American culture changed radically over the course of the 1960s, and the culture of Hollywood was no exception. The film industry began the decade confidently churning out epic spectacles and lavish musicals, but became flummoxed as new aesthetics and modes of production emerged, and low-budget youth pictures like Easy Rider became commercial hits. New Constellations: Movie Stars of the 1960s tells the story of the final glory days of the studio system and changing conceptions of stardom, considering such Hollywood icons as Elizabeth Taylor and Paul Newman alongside such hallmarks of youth culture as Mia Farrow and Dustin Hoffman. Others, like Sidney Poitier and Peter Sellers, took advantage of the developing independent and international film markets to craft truly groundbreaking screen personae. And some were simply ""famous for being famous,"" with celebrities like Zsa Zsa Gabor and Edie Sedgwick paving the way for today's reality stars.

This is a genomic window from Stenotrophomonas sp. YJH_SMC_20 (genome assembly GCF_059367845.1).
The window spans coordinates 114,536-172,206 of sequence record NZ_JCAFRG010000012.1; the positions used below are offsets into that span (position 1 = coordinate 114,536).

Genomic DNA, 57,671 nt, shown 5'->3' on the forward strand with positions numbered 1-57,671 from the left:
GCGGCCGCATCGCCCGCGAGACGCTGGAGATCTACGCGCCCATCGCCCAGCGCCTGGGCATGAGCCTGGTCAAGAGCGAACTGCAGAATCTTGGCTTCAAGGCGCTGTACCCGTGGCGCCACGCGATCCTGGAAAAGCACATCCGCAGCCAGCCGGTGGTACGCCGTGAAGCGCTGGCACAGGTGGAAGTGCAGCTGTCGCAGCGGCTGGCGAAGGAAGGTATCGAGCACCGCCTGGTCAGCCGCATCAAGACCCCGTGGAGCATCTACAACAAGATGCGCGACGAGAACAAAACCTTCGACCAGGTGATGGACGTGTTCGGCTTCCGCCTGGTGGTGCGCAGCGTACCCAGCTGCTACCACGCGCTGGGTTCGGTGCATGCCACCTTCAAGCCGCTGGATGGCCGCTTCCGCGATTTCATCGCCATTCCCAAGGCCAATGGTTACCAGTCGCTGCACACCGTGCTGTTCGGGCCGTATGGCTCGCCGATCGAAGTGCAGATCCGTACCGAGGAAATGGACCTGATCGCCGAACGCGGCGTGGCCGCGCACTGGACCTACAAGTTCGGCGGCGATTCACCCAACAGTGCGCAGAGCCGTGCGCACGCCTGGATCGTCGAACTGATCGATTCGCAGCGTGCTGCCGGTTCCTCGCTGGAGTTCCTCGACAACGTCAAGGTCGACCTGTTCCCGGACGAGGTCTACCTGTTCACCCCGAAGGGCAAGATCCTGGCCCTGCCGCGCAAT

Pamela Robertson Wojcik teaches film and is director of gender studies at Notre Dame. She is the author of Guilty Pleasures: Feminist Camp from Mae West to Madonna and The Apartment Plot: Urban Living in American Film and Popular Culture, 1945 to 1975.